Apr 27, 2012 02:17 AM #101

Hello Chris this is Lucia again I have my Good Faith Estimate now.

loan amount 279,850    interest   3.875%

Items payable in connection with the loan:

appraisal fee  475

processing fee   450

underwriting fee  795

title chargers

closing/escrow fee   1100.00

notary fee    175

title insurance    470


government recording & transfer charges

recording fees    101.00

items required by lender to be paid in advance

interest          for 15 days @ 30,1227   451.84

hazard ins. premium           660.00

reserves deposited by lender

hazard ins. premium 2mnts @ 55         110.00

taxes & assessment reserves 4 mnts @ 302.08          1,208.32





Apr 27, 2012 03:45 AM #102

Got it.

thank you Chris


Apr 27, 2012 04:11 AM #103

Hi chris...this is me again.

i guess it's a FHA loan, my credit score is 670 and i really don't know much about the loan. can u tell me what is incorrect amount ?Thanks for answering my question. and what should i do now ? should i find another lender ? or i need to talk to the broker  ? thanks chris... hope to get answer soon

Apr 29, 2012 10:26 AM #104

Hi Chris,

Great stuff, really appreciate your time.  Here's my situation if you can help:

San Diego, CA - Bought in 2008 -

1) Refi after 4 years (purchased at 368,000 condo)

2) using same lender & banker

3) banker told me last week that "although it had .375 points day before, there were none that day for 4% loan, I said great, let's get started.

4) I owe 265,177 on 2005 condo in great metro area. 

4a) Initial loan amount - 273,900 at 4% with $1307.64 monthly payment

5) I am HARP 2.0 qualified, have 725 credit score

6) have been employed for 10 years same company - no risk, good candidate

7)got GFE -

Origination fee -               1190.00

4.0% loan points -            1027.13 (wasn't supposed to have this per our conversation)

  BOX A -                         2217.13



Appraisal -                        440.00

Credit Report -                    11.00

Title Services/

Lender Title Insur -           1430.00

Owner title Insur -                 0.00

Flood Life of Loan -              19.00

Tax Service Fee -                 65.00

Govt Recording Charges -   165.00

Transfer Taxes -                    0.00

Initial deposit to Esc acct- 1540.02

Daily Interest CHarges -

30.02 for

Homeowners Insur -         238.00

BOX B                           4838.64

A + B =                         7055.77


I feel like the HARP was supposed to be painless, no fees or closing costs or appraisals and yet I am having all of those.  Does this program look sound to you?  Are my missing anything.  I told him I didnt want to pay any origination fees but I realize that there should be some, I just dont know what else he is getting here as he is local but hasnt met with me even when I try.  I just want lowest monthly payment and no out of pocket costs for this refi.

Is this doable?

Thanks for your time.


Apr 30, 2012 12:01 PM #105

Hi Chris,

One more things, you stated in one of your above blogs the following, "When you refinance, you do not need a new owner's title policy.  The one you got when you bought the house lasts until you sell the house.  You will need a new lender's policy because the lender is different than the current lender and the policy is not transferable."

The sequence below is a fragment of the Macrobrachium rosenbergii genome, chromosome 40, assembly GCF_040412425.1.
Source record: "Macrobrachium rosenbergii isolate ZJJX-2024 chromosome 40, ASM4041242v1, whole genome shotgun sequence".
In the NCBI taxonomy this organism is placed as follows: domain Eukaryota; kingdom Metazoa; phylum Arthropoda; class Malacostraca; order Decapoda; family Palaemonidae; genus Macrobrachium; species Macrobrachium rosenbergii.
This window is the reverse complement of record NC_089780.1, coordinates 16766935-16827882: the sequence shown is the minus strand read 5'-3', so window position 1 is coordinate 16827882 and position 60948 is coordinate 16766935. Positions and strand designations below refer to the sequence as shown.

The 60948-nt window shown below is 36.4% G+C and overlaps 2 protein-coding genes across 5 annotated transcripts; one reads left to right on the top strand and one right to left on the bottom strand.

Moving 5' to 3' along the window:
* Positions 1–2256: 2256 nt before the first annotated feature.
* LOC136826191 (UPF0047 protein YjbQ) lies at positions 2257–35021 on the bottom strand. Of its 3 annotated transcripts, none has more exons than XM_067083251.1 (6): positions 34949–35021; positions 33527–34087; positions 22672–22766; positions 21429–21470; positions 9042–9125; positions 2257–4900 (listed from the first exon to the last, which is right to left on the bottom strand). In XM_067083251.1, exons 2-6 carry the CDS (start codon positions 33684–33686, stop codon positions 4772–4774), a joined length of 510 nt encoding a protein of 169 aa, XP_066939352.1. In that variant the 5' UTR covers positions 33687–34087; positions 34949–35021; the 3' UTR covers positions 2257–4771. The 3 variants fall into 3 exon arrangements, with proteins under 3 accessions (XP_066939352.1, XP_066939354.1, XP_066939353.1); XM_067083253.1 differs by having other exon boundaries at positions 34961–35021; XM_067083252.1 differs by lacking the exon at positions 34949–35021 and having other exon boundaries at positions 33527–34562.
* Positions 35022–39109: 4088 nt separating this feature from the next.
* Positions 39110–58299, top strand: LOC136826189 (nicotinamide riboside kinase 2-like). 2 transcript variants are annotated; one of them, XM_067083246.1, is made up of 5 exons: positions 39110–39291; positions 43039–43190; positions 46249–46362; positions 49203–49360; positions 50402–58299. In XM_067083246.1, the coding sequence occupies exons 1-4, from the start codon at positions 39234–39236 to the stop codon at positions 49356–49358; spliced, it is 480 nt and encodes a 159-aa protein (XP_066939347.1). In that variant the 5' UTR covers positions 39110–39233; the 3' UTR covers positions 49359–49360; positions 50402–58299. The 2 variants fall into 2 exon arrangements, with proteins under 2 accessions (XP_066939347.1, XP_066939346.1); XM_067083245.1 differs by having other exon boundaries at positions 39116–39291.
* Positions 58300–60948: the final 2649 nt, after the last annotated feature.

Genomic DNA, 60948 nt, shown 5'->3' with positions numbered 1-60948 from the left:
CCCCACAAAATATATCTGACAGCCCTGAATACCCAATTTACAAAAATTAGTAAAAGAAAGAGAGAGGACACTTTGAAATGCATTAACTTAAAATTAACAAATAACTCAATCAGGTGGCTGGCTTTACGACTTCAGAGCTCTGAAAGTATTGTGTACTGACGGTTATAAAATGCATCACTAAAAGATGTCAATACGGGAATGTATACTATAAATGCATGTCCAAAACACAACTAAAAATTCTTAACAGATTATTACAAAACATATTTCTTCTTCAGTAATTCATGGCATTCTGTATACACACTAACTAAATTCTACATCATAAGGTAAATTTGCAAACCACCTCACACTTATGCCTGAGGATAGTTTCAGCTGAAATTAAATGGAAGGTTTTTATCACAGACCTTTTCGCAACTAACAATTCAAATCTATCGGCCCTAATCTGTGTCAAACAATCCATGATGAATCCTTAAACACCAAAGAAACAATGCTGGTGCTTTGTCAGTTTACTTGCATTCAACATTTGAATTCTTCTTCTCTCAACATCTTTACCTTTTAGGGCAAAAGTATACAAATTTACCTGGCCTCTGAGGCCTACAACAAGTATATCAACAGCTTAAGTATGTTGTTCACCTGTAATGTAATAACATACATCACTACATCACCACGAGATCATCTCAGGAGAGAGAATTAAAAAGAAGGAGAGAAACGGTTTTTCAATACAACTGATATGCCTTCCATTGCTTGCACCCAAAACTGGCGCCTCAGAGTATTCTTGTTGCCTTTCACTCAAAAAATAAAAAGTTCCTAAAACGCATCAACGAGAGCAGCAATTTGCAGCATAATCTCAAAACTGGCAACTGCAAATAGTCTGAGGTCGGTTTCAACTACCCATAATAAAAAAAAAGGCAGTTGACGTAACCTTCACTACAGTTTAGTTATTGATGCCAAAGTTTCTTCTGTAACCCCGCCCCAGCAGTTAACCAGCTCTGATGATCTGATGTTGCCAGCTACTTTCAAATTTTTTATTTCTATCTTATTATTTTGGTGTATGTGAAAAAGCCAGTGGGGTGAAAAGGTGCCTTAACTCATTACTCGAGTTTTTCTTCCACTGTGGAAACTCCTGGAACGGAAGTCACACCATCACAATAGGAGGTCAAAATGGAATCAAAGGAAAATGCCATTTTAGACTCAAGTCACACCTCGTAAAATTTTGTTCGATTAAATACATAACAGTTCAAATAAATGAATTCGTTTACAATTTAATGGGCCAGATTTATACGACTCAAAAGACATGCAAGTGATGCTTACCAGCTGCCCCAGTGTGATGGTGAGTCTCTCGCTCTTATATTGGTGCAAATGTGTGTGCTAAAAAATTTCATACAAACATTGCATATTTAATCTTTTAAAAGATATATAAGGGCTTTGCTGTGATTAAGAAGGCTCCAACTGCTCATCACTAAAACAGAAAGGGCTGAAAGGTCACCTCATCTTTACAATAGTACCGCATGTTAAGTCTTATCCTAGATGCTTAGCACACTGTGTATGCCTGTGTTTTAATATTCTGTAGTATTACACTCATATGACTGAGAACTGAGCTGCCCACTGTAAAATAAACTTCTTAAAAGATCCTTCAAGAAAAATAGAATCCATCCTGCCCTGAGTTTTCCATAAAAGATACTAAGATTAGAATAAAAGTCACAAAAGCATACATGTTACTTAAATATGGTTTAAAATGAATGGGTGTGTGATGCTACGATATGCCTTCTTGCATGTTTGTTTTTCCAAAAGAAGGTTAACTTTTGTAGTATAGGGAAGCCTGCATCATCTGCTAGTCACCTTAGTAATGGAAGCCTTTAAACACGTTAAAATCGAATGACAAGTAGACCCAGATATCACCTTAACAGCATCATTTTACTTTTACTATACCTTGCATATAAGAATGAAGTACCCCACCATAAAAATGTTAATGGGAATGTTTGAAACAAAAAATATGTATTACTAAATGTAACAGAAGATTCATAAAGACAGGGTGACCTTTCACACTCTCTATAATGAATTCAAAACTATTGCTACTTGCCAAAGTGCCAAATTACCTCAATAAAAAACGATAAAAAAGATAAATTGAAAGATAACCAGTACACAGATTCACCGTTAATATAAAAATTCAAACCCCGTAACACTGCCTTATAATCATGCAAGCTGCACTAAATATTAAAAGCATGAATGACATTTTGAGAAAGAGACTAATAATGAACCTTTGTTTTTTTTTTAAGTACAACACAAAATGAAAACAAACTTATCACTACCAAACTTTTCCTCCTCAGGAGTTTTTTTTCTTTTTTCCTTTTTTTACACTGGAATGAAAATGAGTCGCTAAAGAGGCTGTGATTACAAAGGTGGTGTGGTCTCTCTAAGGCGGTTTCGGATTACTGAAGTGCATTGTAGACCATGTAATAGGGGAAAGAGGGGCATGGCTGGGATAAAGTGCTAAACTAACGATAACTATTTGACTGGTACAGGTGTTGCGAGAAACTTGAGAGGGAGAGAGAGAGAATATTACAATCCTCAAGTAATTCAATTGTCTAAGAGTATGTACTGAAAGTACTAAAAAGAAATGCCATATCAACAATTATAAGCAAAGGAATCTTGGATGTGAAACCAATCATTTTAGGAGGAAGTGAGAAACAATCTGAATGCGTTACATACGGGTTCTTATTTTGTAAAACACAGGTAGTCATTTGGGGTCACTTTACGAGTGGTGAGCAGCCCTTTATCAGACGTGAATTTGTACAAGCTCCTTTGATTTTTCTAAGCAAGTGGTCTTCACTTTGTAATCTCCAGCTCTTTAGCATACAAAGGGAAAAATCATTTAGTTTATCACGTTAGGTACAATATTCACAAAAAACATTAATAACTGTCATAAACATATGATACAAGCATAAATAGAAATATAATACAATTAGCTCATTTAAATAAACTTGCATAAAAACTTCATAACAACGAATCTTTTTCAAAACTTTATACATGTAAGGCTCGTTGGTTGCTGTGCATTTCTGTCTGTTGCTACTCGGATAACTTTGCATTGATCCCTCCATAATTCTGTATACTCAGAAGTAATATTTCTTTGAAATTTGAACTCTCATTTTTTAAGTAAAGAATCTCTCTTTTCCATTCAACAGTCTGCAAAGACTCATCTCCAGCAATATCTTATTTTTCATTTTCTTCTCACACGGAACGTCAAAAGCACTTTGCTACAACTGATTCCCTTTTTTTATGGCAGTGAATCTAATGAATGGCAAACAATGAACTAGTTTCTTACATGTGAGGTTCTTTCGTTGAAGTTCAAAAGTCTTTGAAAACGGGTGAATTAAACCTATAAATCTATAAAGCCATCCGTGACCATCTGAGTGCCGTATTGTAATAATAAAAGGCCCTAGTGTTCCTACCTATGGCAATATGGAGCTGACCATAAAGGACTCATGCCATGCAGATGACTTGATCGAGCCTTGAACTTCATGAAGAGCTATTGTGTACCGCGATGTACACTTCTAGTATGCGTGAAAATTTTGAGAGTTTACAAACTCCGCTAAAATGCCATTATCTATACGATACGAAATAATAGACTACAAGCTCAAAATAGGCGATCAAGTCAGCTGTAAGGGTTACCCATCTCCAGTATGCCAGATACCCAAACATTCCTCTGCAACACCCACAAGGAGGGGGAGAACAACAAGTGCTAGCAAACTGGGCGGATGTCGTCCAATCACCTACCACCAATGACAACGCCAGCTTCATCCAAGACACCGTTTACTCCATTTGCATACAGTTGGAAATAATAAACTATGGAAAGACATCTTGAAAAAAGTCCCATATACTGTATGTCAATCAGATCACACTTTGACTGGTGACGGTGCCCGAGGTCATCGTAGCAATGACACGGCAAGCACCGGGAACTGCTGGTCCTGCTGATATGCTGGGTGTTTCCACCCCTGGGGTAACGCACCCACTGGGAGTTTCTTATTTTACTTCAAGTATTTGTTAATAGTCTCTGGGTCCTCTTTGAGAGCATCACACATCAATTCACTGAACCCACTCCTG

I want to understand how you mean this. I think I have 0.00 for this on my page above as this is not the lender's title or title services, correct?  It's Owner's Title Services.


Thanks again!

Apr 30, 2012 12:06 PM #106
Chris Thomas
The Mortgage Experts at America's Mortgage, a Division of Cherry Creek Mortgage Co. - Denver, CO

Cindy - If you have questions about your loan, you really need to get the answers from your lender.  If they won't return your calls or can't answer your questions, then you need to find a new lender.  Why would you pay someone (and trust me, they are making thousands of dollars by selling you a mortgage) who won't answer your questions? 


May 11, 2012 12:37 AM #107

Is this a good deal or should I run?  I signed the papers for my refi yesterday but I have until sunday to cancel if I need too..

great credit -- 800+

30yr fixed 4% pulling cash out on equity

current loan amount 99,500

new loan amount 190,000

getting back 86,637.15


origination charge -- 5975.00

your credit for interest rate chosen -- 6175.00

399 appraisal

credit report -- 75.90

admin fee to sterns lending -- 850.00

processing fee -- 500.00

initial deposit for escrow -- 2218

title services and lenders insurance -- 938

agents portion of total title insurance premium -- 563.37

settlement or closnig fee to title services --250

lenders title insurance -- 633.00

underwriters portion -- 69.63

endorsement to title -- 55

governemnt recording -- 70

total settlement charge -- 3766.61


Aug 16, 2012 03:28 PM #108

I have a question regarding mortgage brokers vs lenders.  I recently obtained a new home load via Princeton Capitol for $417,000 total loan amt at 3.5%.  The origination fee was $1100.   The loan was then 'sold' to Wells Fargo.  You would think that one could get at least the equivalent deal going directly to Wells Fargo - however,  checking the Wells Fargo site - the same rate would require an Orig Fee of 1% of the loan value  or $4,170.  Why would Wells Fargo buy a loan from a broker that originated the loan at a significantly  lower rate than Wells would offer directly to the consumer?


Aug 28, 2012 11:16 AM #109
Chris Thomas